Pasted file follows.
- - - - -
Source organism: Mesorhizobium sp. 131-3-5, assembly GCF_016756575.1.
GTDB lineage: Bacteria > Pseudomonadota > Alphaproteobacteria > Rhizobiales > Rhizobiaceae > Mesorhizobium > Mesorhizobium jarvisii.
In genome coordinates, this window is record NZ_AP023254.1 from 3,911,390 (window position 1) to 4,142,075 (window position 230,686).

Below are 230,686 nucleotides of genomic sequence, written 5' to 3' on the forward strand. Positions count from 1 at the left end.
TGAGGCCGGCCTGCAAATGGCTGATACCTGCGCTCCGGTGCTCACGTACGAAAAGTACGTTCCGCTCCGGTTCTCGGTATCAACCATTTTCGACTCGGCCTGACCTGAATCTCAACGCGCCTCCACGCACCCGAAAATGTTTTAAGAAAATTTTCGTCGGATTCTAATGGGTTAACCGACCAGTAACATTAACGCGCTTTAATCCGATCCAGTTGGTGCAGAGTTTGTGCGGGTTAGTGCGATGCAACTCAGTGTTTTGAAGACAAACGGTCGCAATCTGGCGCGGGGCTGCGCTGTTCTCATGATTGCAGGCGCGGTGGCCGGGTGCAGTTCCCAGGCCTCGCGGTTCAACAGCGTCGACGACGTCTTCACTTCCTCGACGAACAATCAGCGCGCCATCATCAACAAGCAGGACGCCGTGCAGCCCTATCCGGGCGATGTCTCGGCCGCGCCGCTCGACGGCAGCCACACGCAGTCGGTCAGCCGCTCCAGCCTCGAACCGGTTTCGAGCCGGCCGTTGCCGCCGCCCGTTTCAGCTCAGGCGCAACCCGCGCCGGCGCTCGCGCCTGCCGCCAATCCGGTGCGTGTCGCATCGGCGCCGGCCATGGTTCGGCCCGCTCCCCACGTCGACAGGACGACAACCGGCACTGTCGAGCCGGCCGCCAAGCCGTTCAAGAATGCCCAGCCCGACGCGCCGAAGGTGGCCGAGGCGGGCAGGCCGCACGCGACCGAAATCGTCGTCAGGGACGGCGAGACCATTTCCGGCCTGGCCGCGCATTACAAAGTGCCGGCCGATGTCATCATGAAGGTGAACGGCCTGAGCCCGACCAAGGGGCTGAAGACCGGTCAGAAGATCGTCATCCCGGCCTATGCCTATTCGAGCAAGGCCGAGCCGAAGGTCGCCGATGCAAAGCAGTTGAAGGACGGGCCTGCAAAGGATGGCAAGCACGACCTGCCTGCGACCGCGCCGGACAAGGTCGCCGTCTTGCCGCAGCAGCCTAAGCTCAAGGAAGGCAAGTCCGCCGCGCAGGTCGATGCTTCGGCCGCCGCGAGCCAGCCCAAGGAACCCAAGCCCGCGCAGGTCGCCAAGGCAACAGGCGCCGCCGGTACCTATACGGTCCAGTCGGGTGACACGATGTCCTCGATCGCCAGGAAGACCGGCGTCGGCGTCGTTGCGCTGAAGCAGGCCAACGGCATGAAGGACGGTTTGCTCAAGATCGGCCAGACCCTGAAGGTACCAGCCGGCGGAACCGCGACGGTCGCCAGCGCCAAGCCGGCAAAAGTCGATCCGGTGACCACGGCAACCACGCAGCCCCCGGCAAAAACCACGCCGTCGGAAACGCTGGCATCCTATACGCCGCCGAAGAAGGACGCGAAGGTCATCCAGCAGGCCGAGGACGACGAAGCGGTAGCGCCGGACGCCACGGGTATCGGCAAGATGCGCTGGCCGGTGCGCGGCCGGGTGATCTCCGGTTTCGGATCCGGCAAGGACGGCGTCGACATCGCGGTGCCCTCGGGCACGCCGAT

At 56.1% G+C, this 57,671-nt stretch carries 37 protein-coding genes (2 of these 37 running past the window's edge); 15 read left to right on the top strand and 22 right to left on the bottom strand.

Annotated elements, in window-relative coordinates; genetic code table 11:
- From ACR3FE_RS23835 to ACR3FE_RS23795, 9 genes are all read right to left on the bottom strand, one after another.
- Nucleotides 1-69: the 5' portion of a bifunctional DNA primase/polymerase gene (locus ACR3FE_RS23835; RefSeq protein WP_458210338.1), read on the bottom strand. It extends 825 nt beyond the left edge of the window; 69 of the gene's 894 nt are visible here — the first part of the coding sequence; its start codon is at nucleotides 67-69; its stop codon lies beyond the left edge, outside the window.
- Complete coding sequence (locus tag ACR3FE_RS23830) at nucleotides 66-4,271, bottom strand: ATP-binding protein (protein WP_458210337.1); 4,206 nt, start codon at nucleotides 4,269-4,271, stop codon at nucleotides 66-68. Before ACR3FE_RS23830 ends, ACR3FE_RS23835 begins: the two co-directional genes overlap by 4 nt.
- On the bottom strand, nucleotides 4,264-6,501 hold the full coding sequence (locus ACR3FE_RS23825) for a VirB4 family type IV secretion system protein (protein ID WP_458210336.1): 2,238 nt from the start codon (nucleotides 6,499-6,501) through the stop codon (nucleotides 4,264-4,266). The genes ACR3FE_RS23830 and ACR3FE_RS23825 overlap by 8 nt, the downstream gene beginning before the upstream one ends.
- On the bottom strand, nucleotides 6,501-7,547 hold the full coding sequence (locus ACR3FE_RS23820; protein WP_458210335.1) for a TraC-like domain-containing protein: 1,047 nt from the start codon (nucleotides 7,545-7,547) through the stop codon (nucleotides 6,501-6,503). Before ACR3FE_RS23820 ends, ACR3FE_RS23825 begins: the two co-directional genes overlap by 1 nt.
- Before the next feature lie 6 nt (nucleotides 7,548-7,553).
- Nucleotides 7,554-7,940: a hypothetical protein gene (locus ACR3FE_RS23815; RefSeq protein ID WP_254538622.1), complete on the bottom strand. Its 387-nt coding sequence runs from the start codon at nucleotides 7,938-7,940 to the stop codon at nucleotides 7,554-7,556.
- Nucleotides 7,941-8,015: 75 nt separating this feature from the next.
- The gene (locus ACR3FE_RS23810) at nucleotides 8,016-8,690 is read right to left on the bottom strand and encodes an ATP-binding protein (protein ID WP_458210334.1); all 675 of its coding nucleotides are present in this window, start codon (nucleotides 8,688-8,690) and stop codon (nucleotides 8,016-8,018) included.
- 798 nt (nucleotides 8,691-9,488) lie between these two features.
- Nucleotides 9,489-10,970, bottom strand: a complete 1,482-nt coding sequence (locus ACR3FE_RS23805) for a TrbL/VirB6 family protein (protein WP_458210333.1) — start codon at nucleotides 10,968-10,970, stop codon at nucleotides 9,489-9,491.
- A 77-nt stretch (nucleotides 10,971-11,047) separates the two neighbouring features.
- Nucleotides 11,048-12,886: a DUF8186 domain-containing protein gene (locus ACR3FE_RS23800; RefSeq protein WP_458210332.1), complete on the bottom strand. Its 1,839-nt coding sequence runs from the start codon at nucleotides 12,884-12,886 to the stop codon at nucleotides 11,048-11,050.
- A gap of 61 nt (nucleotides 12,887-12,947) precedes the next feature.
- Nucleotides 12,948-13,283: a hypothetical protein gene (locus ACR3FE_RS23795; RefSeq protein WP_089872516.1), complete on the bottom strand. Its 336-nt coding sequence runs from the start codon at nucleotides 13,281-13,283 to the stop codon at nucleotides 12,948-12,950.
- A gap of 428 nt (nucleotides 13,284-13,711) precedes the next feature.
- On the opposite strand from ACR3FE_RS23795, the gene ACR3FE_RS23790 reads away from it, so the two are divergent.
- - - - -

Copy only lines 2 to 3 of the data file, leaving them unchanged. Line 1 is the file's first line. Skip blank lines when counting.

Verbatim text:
GTDB lineage: Bacteria > Pseudomonadota > Alphaproteobacteria > Rhizobiales > Rhizobiaceae > Mesorhizobium > Mesorhizobium jarvisii.
In genome coordinates, this window is record NZ_AP023254.1 from 3,911,390 (window position 1) to 4,142,075 (window position 230,686).